The test was designed to assess residents' knowledge and give them an idea of where their studying should be focused. However, many general surgery program directors (PDs) use the test results in other ways. Some impose remediation programs on residents with low scores and even base resident promotion or retention on them. Some even demand that all residents in their programs maintain scores above the 50th percentile.
The Residency Review Committee (RRC) for Surgery frowns upon these practices and states in its program requirements (Section V.A.2.e) that residents' knowledge should be monitored "by use of a formal exam such as the American Board of Surgery In Training Examination (ABSITE) or other cognitive exams. Test results should not be the sole criterion of resident knowledge, and should not be used as the sole criterion for promotion to a subsequent PG [postgraduate year] level."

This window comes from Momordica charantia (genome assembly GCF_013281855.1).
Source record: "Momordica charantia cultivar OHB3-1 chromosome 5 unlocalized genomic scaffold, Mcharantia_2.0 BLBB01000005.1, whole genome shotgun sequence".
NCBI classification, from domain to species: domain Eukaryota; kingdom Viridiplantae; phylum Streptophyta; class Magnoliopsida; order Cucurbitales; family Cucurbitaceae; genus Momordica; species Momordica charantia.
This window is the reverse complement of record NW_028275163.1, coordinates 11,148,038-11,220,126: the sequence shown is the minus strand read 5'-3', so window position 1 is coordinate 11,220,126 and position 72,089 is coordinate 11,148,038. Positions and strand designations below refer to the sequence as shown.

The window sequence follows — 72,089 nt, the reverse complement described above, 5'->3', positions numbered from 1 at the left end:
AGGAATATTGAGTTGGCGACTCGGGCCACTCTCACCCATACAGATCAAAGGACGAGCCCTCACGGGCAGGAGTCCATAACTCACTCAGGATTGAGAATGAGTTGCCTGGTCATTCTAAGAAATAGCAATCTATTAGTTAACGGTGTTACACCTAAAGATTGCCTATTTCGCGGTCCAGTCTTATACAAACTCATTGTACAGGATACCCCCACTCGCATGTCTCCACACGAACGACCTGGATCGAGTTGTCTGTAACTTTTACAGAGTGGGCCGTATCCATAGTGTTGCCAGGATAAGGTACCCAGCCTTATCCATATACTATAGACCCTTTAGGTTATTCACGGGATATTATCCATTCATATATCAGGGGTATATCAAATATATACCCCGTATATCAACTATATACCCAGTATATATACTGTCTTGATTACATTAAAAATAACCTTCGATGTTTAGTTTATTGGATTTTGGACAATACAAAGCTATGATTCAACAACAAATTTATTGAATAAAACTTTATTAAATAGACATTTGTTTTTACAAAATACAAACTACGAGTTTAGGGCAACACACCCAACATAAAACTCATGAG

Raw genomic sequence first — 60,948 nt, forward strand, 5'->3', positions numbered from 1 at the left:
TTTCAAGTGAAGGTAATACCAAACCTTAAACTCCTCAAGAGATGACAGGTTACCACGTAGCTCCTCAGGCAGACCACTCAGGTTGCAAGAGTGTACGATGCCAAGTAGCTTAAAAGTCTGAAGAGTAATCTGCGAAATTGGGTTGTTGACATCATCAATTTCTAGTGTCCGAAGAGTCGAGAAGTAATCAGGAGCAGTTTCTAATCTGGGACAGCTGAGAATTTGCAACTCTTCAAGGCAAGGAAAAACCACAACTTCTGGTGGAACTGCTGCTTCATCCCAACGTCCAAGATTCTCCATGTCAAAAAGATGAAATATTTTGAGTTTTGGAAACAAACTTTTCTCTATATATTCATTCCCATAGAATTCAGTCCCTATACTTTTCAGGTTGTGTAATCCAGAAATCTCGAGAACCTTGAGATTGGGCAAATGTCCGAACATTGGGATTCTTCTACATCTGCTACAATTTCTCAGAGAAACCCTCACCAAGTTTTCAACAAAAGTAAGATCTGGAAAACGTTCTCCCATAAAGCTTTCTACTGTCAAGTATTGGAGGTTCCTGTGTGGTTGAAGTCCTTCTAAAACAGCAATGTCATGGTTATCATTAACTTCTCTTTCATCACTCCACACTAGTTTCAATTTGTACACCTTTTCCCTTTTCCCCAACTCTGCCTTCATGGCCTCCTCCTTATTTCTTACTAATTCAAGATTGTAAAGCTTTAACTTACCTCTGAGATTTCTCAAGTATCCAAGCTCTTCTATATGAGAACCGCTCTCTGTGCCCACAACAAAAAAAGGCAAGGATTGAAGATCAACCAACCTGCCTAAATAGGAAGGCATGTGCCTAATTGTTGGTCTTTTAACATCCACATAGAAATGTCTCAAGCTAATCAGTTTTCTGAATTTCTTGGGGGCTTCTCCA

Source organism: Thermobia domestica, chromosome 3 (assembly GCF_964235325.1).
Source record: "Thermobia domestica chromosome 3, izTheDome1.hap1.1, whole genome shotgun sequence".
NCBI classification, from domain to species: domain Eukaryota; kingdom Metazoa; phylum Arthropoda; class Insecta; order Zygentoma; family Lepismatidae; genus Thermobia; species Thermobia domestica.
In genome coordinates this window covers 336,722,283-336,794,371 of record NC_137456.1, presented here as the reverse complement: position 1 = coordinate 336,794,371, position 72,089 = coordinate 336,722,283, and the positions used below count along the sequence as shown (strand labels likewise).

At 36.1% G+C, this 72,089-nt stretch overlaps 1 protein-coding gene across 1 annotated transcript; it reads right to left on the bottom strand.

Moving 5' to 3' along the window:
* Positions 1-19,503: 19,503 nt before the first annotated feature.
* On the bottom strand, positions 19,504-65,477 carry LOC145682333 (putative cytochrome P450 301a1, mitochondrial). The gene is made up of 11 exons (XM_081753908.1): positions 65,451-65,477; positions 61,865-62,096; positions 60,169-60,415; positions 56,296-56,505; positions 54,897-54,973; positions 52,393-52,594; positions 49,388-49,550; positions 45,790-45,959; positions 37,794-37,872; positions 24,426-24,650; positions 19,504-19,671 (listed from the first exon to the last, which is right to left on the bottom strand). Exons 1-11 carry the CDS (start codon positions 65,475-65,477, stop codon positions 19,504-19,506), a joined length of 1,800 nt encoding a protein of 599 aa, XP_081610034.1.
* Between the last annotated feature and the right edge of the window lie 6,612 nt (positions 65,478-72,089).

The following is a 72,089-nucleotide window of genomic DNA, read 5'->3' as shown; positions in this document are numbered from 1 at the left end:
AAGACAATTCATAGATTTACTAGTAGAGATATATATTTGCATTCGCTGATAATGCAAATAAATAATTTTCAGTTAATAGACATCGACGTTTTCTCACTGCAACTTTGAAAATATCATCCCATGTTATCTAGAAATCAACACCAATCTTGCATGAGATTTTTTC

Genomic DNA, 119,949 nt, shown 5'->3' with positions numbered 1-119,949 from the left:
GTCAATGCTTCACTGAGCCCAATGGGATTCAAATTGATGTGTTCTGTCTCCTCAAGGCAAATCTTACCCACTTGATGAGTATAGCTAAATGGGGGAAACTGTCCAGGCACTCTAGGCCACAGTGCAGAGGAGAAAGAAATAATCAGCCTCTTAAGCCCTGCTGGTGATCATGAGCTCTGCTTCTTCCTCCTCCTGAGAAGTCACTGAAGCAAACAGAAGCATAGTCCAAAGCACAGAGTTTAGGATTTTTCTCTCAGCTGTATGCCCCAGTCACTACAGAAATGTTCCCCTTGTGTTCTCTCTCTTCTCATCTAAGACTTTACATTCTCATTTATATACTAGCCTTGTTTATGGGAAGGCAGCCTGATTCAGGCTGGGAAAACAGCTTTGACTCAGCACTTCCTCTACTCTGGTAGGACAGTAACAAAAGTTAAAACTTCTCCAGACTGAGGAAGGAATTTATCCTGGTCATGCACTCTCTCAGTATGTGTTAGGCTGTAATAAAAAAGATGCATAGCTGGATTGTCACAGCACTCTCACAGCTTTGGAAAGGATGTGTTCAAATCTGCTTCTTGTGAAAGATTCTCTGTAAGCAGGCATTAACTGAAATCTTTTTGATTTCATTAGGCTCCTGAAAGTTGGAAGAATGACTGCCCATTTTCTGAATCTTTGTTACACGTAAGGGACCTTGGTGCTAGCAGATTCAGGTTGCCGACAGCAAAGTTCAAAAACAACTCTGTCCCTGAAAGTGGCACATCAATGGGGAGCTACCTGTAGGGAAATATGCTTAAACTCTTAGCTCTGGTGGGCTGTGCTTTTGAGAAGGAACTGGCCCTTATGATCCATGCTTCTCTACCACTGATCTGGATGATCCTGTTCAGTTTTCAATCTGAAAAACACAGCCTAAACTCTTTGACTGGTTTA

The problem for program directors is that the RRC also mandates (Section V.C.2.c) that "as one measure of evaluating program effectiveness" 65% of a residency program's graduates must pass both the American Board of Surgery's Qualifying Examination (written) and Certifying Examination (oral) on their first attempts. I have said before that the "65% on the first attempt rule" does not seem evidence-based.